Updates in Cancer Clinical Trials
Between 200 and 250 clinical trials are available for patient enrollment at the Cancer Center with more than 700 patients participating each year. Some of our clinical trials are also conducted at community hospitals and regional cancer centers affiliated with the Carbone Cancer Center. Following are three clinical trials at the Carbone Cancer Center.
A new study entitled "A Pilot Trial of Hu14.18-IL2 (EMD 273063) and Cilengitide in Subjects with Completely Resectable Recurrent Stage III or Stage IV Melanoma" has recently opened at the Carbone Cancer Center. This study is for patients with advanced melanoma with recurrent regional (Stage III) metastasis or any distant (Stage IV) metastasis for whom surgical resection would be clinically recommended. While prolonged survival is a possibility for a minority of patients receiving surgery for recurrent Stage III or Stage IV disease, the majority of these patients will have subsequent disease recurrence and death due to melanoma. To date, no treatment has been proven superior to observation after surgery for these advanced melanoma patients. This new melanoma study plans to enroll up to 36 patients over the next 36 months and will evaluate evidence of anti-tumor activity of hu14.18 and cilengitide (alone or in combination) in previously untreated advanced melanoma patients who have achieved a complete response through surgical resection of all known metastatic disease. The use of this combined therapy for patients that have achieved a complete response following surgery is designed to reproduce the "microscopic residual disease" setting where this combination has been most effective in mice. Since detailed analyses are performed on the removed melanoma tissue, patients need to be enrolled in this study prior to the resection of metastatic disease to be eligible.
Patients with brain tumors either that spread from another area of the body or that originate in the brain frequently require the use of steroids to help control edema (swelling) in the brain. Brain edema contributes to patient symptoms such as headaches, nausea and vomiting, problems with speech, balance and seizures. Steroids, such as dexamethasone or prednisone, do a good job with helping to control edema, thus improving the above symptoms. Unfortunately, the long term use of steroids causes additional medical problems.
A recently opened study designed as a blinded, placebo-controlled trial is looking at a new drug, human Corticotropin Releasing Factor (hCRF) in comparison to standardly used steroids. The objective of this trial is to examine the safety and efficacy of hCRF in patients with malignant brain tumors who require the chronic use steroids to control signs and symptoms of edema around the brain tumor.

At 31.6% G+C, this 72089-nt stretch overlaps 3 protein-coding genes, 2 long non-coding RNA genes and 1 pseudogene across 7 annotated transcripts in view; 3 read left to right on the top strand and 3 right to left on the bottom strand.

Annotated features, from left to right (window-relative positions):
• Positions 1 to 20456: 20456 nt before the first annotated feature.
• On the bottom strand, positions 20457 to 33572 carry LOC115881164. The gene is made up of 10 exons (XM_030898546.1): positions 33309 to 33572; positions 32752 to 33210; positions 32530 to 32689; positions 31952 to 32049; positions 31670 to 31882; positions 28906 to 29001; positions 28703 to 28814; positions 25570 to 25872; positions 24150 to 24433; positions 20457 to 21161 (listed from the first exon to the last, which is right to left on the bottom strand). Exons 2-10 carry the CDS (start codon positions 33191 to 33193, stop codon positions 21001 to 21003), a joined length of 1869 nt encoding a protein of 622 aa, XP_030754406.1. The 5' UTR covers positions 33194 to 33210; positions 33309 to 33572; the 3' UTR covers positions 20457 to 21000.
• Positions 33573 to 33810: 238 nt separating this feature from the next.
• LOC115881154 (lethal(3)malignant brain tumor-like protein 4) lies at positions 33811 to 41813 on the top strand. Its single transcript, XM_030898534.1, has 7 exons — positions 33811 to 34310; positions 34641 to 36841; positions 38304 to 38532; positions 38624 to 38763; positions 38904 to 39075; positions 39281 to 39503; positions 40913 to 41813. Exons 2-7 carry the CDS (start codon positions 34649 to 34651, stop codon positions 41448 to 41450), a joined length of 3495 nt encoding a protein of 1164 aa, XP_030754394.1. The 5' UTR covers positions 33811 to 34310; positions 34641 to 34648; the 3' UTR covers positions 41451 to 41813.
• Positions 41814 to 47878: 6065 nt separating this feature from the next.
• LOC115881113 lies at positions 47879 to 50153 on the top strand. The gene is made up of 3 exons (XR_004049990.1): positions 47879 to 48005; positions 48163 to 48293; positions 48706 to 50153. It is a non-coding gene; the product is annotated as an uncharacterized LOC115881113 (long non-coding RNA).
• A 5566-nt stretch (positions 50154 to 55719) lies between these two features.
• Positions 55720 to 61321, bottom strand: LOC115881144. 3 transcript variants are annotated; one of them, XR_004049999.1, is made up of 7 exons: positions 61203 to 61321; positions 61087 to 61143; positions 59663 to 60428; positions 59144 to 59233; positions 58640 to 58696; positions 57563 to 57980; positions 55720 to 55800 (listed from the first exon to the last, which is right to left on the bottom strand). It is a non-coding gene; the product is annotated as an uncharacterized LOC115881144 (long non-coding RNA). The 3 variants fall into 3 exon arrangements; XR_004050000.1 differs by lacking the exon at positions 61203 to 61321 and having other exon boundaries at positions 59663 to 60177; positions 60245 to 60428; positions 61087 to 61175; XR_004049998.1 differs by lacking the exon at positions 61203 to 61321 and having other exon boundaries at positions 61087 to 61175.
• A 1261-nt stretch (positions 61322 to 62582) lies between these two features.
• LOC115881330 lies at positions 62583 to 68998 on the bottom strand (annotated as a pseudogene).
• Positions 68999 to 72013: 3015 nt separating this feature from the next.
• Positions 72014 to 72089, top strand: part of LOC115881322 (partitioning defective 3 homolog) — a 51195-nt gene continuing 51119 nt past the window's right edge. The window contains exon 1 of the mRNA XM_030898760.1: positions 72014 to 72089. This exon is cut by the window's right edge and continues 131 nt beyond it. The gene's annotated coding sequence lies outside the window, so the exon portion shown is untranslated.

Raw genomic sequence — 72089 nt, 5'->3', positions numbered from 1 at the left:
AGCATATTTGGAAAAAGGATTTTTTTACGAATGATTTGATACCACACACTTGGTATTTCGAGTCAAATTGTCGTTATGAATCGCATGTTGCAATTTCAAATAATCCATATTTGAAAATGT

The standard treatment for advanced ovarian cancer is surgery followed by chemotherapy. Because ovarian cancer is highly sensitive to chemotherapy, most women will go into remission following initial treatment. However, more than 80 percent of these women will suffer a recurrence of their disease.
Researchers are looking to improve this statistic. One possible method is the use of maintenance (continued, low-dose) chemotherapy in patients who are clinically free of disease following surgery and chemotherapy.
The Carbone Cancer Center is currently participating in a national trial of maintenance chemotherapy in advanced ovarian cancer. Eligible patients are randomized to one of three treatment groups: chemotherapy with paclitaxel, chemotherapy with Xyotax™, or observation only. Paclitaxel is FDA-approved for use in ovarian cancer. Xytox™ is a modified form of paclitaxel that is administered over a shorter period of time and is associated with fewer allergic reactions than paclitaxel. In addition, Xyotax™ may cause less neurotoxicity and hair loss than paclitaxel. In this study, chemotherapy is given once per month for a total of 12 months. All participants are monitored monthly by a study physician and complete surveys assessing quality of life throughout the duration of the study.
Date Published: 03/14/2008